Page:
United States District Court, D. Massachusetts
MEMORANDUM & ORDER
TALWANI, District Judge.
the court allowed Defendants' motion to dismiss Plaintiff
Brian King's state law claims, Memorandum & Order [#31],
King moved for leave to amend. Mot. Leave Amend Compl. State
Claims Under ERISA [#34]. Finding the proposed amendment
futile, the motion is DENIED.
determining whether filing an amended complaint would be
futile, the court "applies the same standard of legal
sufficiency as applies to a Rule 12(b)(6) motion."
Glassman v. Computervision Corp., 90 F.3d 617, 623
(1st Cir. 1996). Thus, a motion to amend may be granted if it
contains sufficient factual material "to state a claim
to relief that is plausible on its face.'"
Ashcroft v. Iqbal, 556 U.S. 662, 678 (2009) (quoting
Bell Atl. Corp. v. Twombly, 550 U.S. 544, 559
(2007)). A court construes the well-pleaded facts in the
light most favorable to the plaintiff, drawing all reasonable
inferences in the plaintiff's favor. Medina-Velazquez
v. Hernandez-Gregorat, 767 F.3d 103, 108 (1st Cir.
seeks to assert a cause of action under Â§ 510 of the
Employment Retirement Income Security Act ("ERISA")
for interference with the attainment of benefits under an
ERISA plan, and a cause of action under Â§ 502(a)(3) of ERISA
for breach of fiduciary duty. King has not provided a copy of
a proposed pleading. His motion for leave to amend does,
however, suggest the proposed pleading would contain all of
the same factual allegations as his First Amended Complaint
[#16], with the additional allegation that Defendant Jose
Almeida ("Almeida") insisted that King leave the
Covidien premises by noon on May 2, 2014, the day that
Medtronic management were present to meet with Covidien
management about the merger. See Pl.'s Mem. Law Supp.
Mot. Leave Amend 5 & n.11 [#35].
Cause of Action under Â§ 510 of ERISA
alleges that Defendants interfered with his attainment of
benefits under Covidien's Change in Control Plan and
Severance Plan. Section 510 of ERISA makes it unlawful
"for any person to discharge, fine, suspend, expel,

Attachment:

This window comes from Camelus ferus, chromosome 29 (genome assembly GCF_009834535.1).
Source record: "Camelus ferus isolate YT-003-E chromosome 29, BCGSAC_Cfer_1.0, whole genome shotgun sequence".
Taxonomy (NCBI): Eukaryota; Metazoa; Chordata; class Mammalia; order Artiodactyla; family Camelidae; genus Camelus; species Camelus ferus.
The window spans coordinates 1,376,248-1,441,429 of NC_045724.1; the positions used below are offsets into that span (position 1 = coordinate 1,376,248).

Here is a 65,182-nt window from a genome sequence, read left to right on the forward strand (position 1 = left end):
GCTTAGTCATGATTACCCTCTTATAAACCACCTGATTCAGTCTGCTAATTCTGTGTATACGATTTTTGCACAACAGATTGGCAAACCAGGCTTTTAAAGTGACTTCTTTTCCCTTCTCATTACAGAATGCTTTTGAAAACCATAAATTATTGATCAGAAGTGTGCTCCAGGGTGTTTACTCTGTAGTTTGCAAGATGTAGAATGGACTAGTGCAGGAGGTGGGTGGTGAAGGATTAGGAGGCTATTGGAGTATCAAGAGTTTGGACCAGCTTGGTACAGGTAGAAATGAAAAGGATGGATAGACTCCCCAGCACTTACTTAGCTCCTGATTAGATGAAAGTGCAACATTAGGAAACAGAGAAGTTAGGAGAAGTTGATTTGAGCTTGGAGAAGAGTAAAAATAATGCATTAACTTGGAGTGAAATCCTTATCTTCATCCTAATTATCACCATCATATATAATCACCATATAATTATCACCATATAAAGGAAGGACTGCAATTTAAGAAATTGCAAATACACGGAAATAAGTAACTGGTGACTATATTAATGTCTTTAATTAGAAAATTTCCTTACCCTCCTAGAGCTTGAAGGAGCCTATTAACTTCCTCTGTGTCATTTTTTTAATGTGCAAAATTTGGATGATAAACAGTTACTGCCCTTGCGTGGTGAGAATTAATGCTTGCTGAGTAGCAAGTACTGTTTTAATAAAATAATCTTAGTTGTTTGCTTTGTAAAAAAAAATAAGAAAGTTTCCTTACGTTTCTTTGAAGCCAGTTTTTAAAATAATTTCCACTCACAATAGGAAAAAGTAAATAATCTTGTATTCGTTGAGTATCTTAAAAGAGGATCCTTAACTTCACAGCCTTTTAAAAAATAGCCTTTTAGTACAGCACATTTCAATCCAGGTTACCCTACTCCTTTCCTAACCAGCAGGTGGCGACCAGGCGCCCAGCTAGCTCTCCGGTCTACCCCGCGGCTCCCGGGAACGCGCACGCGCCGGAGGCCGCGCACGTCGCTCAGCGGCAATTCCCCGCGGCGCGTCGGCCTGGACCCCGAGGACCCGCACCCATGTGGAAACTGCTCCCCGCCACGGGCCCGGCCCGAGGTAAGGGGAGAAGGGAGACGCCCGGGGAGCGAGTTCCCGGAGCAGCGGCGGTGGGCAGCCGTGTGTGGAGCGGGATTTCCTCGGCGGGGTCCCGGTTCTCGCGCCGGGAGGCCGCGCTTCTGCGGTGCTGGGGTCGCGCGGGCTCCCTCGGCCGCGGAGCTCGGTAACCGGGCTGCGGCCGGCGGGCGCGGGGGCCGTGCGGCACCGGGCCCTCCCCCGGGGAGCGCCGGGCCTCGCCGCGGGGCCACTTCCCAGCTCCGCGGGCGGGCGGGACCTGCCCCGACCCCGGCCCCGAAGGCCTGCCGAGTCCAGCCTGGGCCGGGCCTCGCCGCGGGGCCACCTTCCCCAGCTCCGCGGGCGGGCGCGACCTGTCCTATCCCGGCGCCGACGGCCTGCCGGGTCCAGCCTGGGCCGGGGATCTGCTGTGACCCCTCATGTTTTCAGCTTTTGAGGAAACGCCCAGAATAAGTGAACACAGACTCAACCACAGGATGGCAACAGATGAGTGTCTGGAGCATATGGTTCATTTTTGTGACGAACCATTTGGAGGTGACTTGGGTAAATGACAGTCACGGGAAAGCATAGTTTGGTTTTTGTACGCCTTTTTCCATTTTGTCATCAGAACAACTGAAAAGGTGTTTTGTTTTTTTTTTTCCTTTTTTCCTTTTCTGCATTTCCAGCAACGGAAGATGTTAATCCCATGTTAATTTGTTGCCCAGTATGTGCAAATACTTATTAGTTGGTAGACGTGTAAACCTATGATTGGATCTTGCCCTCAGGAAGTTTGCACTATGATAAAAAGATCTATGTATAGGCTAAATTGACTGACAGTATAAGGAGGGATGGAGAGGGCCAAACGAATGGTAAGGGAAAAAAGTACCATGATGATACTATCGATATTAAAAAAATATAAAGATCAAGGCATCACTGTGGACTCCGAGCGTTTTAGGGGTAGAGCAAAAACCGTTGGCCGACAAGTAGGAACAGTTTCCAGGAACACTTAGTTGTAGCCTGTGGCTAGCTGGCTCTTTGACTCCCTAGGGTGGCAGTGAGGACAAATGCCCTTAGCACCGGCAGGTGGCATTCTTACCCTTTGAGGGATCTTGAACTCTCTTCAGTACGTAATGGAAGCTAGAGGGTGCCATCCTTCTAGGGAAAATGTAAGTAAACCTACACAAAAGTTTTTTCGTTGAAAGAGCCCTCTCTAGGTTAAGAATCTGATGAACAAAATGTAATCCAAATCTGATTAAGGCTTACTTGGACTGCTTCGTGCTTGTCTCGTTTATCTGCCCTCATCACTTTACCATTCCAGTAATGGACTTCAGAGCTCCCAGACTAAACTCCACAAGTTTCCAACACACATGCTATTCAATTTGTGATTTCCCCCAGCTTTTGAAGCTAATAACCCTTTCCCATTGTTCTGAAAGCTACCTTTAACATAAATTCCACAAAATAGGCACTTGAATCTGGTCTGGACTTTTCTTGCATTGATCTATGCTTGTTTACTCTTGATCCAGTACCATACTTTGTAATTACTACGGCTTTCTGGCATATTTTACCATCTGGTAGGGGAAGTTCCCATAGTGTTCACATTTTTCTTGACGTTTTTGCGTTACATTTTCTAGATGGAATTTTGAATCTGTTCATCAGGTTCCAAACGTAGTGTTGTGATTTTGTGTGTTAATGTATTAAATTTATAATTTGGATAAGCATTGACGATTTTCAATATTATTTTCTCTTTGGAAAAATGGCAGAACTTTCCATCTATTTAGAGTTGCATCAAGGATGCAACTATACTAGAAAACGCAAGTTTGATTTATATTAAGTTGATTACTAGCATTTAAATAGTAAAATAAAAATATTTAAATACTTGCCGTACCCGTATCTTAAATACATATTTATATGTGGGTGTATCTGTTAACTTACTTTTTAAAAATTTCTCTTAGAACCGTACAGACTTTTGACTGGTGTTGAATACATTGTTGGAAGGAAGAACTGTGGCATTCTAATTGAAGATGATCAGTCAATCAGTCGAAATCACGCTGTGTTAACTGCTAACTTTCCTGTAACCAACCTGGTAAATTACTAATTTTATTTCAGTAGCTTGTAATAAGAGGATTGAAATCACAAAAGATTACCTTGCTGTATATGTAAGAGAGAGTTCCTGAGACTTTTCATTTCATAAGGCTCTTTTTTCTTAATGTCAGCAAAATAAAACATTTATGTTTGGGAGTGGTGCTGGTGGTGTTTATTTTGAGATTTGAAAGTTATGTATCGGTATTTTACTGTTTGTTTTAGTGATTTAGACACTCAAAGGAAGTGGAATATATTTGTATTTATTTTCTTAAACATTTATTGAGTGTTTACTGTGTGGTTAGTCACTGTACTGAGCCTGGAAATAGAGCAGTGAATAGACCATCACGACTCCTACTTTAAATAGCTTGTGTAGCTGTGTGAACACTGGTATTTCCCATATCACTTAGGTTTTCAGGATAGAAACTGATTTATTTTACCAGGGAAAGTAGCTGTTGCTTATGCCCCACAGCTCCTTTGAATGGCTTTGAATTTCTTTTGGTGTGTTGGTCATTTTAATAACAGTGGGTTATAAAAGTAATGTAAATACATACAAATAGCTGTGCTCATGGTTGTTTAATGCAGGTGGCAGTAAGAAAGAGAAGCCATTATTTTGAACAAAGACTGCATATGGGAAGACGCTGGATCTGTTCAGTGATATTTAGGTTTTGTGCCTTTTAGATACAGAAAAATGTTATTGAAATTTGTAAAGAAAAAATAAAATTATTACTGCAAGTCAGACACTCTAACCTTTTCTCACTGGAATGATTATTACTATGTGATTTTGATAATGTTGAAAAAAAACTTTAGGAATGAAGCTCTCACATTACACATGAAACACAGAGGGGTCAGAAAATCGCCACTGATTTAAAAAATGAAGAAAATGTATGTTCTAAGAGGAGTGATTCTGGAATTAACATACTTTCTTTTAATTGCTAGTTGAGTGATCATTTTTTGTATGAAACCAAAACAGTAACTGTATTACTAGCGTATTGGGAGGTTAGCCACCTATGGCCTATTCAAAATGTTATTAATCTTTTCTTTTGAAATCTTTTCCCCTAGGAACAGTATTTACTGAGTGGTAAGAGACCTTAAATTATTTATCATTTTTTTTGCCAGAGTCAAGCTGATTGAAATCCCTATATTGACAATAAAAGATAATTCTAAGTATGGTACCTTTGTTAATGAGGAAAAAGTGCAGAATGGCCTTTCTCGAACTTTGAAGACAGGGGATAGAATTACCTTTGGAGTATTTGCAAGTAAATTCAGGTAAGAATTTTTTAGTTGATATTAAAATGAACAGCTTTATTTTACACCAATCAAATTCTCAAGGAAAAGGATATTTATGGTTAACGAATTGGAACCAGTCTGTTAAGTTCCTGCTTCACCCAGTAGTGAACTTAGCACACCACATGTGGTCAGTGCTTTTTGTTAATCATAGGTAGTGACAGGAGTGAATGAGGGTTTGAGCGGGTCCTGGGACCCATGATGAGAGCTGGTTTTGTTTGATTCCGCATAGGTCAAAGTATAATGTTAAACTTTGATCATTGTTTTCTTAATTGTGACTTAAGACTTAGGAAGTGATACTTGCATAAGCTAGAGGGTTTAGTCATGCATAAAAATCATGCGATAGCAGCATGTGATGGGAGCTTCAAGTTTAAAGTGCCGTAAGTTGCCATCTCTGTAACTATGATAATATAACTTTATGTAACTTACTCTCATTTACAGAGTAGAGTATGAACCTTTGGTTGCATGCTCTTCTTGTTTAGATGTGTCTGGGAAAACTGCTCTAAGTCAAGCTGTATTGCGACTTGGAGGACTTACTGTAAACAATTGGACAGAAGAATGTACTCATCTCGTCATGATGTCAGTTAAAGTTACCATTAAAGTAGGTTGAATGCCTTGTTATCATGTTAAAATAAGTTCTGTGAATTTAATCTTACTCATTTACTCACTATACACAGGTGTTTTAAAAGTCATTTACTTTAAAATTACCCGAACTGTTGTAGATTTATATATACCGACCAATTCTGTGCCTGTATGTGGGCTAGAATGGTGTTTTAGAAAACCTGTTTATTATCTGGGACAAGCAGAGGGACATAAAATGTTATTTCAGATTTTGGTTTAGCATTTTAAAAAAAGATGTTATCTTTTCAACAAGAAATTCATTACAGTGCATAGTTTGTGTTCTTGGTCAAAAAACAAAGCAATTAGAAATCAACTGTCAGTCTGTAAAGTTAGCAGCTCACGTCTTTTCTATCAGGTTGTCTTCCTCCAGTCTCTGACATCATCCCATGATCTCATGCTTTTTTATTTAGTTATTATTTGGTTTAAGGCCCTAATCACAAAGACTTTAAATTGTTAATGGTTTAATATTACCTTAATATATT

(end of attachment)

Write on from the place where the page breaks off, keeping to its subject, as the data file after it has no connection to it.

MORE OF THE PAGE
discipline, or discriminate against a participant or
beneficiary... for the purpose of interfering with the
attainment of any right to which such participant may become
entitled under [an employee benefit plan]...." 29 U.S.C.
Â§ 1140. To state a prima facie claim for Â§ 510 interference,
King must allege "(1) prohibited employer conduct (2)
taken for the purpose of interfering (3) with the attainment
of any right to which [he] might become entitled" under
an ERISA employee benefit plan. Shahid v. Ford Motor
Co., 76 F.3d 1404, 1411 (6th Cir. 1996). King must
therefore allege some "prohibited conduct" by an
employer, Roush v. Weastec, Inc., 96 F.3d 840, 845
(6th Cir. 1996), taken with "the specific intent of
interfering with [his] ERISA benefits, " Lehman v.
Prudential Ins. Co. of Am., 74 F.3d 323, 330 (1st Cir.
1996) (quotation marks and citation omitted).
the first requirement, the statute specifically makes it
unlawful "to discharge, fine, suspend, expel,
discipline, or discriminate" against an employee. 29
U.S.C. Â§ 1140. King points to no authority holding that a
failure to disclose information about a potential merger
amounts to such "prohibited conduct" covered by Â§
510. King does assert that when an employer fails to disclose
or misrepresents facts "material to the employee's
decision" to resign, this may amount to conduct
prohibited by Â§ 510 where the employee actually does resign.
The cases King cites in support of this position, however,
involved employer conduct amounting to constructive
terminations. In Maez v. Mountain States Telephone &
Telegraph, Inc., the Tenth Circuit found the employees'
allegations that the employer "direct[ed] a campaign of